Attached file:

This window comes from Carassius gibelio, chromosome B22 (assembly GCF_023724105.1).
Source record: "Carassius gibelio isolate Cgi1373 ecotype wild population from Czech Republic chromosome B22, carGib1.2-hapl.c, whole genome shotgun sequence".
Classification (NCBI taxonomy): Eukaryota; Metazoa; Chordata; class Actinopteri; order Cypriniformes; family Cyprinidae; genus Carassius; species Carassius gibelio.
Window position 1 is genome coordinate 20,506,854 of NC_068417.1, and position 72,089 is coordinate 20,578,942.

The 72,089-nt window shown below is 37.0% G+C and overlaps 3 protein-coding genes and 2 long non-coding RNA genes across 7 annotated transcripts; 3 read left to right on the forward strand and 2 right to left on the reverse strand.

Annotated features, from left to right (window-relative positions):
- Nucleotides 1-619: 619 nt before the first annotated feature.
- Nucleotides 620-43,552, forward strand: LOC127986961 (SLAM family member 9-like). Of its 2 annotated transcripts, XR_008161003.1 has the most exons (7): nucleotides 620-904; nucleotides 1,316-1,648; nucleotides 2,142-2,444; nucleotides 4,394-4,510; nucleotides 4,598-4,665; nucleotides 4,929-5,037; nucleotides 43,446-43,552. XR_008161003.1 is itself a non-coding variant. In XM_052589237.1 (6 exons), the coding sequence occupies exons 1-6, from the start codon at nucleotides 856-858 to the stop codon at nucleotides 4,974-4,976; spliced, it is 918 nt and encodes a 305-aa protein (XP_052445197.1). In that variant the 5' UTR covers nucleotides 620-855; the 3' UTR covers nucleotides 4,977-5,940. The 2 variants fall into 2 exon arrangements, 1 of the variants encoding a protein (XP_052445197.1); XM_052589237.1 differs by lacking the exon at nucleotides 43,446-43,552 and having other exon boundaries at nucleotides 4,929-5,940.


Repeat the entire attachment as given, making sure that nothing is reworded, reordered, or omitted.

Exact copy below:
This window comes from Carassius gibelio, chromosome B22 (assembly GCF_023724105.1).
Source record: "Carassius gibelio isolate Cgi1373 ecotype wild population from Czech Republic chromosome B22, carGib1.2-hapl.c, whole genome shotgun sequence".
Classification (NCBI taxonomy): Eukaryota; Metazoa; Chordata; class Actinopteri; order Cypriniformes; family Cyprinidae; genus Carassius; species Carassius gibelio.
Window position 1 is genome coordinate 20,506,854 of NC_068417.1, and position 72,089 is coordinate 20,578,942.

The 72,089-nt window shown below is 37.0% G+C and overlaps 3 protein-coding genes and 2 long non-coding RNA genes across 7 annotated transcripts; 3 read left to right on the forward strand and 2 right to left on the reverse strand.

Annotated features, from left to right (window-relative positions):
- Nucleotides 1-619: 619 nt before the first annotated feature.
- Nucleotides 620-43,552, forward strand: LOC127986961 (SLAM family member 9-like). Of its 2 annotated transcripts, XR_008161003.1 has the most exons (7): nucleotides 620-904; nucleotides 1,316-1,648; nucleotides 2,142-2,444; nucleotides 4,394-4,510; nucleotides 4,598-4,665; nucleotides 4,929-5,037; nucleotides 43,446-43,552. XR_008161003.1 is itself a non-coding variant. In XM_052589237.1 (6 exons), the coding sequence occupies exons 1-6, from the start codon at nucleotides 856-858 to the stop codon at nucleotides 4,974-4,976; spliced, it is 918 nt and encodes a 305-aa protein (XP_052445197.1). In that variant the 5' UTR covers nucleotides 620-855; the 3' UTR covers nucleotides 4,977-5,940. The 2 variants fall into 2 exon arrangements, 1 of the variants encoding a protein (XP_052445197.1); XM_052589237.1 differs by lacking the exon at nucleotides 43,446-43,552 and having other exon boundaries at nucleotides 4,929-5,940.